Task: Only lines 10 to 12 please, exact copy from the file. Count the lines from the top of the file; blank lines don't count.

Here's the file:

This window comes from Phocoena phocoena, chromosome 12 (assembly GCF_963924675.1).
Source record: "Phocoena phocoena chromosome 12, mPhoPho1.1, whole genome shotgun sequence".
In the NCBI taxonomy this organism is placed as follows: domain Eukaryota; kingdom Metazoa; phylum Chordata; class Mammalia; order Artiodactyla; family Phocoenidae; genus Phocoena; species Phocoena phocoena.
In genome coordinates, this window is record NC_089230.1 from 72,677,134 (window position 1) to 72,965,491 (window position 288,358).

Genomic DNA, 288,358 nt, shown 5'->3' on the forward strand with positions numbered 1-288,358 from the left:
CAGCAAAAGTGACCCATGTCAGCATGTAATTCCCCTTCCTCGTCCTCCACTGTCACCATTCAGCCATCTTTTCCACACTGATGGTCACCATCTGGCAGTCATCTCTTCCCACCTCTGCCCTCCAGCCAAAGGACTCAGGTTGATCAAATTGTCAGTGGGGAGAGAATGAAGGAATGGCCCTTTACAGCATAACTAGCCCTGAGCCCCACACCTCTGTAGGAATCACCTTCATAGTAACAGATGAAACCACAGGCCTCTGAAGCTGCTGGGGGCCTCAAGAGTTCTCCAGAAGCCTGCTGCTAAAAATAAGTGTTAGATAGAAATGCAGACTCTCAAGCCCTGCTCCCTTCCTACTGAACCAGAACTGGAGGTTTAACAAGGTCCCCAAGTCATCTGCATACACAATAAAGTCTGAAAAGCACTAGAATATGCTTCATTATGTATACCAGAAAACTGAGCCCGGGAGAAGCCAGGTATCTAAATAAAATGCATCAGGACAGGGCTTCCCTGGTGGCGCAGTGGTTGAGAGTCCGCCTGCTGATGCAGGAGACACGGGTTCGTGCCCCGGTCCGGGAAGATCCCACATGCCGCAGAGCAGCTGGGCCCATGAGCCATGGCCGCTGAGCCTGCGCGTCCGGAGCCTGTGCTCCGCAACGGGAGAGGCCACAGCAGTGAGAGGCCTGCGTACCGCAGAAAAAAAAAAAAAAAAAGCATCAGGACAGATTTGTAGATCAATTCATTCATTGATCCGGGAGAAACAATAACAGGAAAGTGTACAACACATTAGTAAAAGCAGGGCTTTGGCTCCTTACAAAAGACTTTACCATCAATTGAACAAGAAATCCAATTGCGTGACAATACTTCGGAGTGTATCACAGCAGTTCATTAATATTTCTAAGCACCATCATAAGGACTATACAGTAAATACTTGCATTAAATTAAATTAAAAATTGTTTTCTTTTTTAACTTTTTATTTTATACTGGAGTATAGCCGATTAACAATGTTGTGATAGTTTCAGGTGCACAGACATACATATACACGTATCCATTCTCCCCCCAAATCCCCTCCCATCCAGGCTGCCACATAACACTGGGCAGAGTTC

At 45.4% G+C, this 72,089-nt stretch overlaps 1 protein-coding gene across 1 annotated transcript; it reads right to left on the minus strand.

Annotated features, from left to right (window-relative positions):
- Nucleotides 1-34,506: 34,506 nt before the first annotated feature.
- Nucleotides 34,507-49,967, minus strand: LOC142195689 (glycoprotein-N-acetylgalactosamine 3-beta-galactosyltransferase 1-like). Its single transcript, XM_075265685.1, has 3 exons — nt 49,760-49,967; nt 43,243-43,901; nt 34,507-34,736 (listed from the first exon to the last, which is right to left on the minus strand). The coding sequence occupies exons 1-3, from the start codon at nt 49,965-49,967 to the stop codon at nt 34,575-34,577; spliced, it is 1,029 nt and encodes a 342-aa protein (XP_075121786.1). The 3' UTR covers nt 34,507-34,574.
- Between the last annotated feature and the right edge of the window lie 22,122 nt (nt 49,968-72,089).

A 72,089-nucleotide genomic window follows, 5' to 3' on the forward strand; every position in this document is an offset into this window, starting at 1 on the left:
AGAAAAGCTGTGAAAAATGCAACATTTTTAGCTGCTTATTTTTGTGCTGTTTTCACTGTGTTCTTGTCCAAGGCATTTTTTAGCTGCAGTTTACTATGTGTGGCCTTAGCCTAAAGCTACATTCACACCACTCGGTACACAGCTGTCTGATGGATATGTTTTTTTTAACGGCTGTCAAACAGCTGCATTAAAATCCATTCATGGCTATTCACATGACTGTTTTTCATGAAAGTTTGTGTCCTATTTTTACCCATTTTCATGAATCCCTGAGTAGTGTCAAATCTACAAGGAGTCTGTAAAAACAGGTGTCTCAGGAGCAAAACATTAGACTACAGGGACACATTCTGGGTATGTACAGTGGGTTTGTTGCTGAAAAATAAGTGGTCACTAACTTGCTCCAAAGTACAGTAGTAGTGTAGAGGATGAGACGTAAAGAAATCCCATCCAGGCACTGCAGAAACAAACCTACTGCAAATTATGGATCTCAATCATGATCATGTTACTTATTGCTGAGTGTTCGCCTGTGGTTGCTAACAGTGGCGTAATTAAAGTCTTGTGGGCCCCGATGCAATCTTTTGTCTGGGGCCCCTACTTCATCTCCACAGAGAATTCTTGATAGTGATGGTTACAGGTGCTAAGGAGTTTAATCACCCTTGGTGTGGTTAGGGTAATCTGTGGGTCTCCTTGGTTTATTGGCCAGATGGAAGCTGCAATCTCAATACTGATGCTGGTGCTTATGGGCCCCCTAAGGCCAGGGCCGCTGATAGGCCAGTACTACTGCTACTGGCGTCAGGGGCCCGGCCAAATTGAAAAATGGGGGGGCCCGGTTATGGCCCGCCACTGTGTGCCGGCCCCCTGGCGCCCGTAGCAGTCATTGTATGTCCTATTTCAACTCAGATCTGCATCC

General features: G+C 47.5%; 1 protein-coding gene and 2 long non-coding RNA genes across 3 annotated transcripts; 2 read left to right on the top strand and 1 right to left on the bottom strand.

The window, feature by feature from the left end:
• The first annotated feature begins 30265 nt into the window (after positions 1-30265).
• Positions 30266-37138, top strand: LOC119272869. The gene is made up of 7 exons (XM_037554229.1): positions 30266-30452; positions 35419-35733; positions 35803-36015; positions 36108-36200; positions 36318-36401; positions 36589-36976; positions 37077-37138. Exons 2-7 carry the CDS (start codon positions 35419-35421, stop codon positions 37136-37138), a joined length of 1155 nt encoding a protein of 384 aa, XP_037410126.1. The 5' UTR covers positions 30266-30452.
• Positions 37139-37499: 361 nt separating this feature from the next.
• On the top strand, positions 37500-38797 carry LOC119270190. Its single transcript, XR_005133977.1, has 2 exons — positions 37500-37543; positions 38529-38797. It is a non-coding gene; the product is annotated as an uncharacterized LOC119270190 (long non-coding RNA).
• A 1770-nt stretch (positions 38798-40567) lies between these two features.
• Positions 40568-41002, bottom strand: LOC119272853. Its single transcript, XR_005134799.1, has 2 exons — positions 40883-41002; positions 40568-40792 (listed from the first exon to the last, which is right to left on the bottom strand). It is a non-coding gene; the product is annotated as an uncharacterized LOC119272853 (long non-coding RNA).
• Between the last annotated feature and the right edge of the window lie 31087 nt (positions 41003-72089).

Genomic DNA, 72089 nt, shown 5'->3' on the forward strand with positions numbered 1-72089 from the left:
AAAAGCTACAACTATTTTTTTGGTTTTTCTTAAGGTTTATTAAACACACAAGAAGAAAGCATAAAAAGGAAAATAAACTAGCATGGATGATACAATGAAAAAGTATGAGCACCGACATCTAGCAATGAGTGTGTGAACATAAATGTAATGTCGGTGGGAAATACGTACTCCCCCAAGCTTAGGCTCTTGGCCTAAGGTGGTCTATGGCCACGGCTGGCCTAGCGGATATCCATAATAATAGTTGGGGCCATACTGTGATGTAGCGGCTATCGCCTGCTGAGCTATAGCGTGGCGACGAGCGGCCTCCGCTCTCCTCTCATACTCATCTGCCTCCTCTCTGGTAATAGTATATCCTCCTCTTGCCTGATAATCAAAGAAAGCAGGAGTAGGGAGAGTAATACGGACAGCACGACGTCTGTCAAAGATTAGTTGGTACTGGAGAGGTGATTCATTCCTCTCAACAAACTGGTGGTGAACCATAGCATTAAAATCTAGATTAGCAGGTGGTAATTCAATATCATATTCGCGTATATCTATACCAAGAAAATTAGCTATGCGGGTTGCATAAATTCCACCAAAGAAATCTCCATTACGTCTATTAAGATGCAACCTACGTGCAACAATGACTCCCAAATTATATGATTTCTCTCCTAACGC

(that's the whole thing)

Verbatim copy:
- Nucleotides 34,507-49,967, minus strand: LOC142195689 (glycoprotein-N-acetylgalactosamine 3-beta-galactosyltransferase 1-like). Its single transcript, XM_075265685.1, has 3 exons — nt 49,760-49,967; nt 43,243-43,901; nt 34,507-34,736 (listed from the first exon to the last, which is right to left on the minus strand). The coding sequence occupies exons 1-3, from the start codon at nt 49,965-49,967 to the stop codon at nt 34,575-34,577; spliced, it is 1,029 nt and encodes a 342-aa protein (XP_075121786.1). The 3' UTR covers nt 34,507-34,574.
- Between the last annotated feature and the right edge of the window lie 22,122 nt (nt 49,968-72,089).

A 72,089-nucleotide genomic window follows, 5' to 3' on the forward strand; every position in this document is an offset into this window, starting at 1 on the left: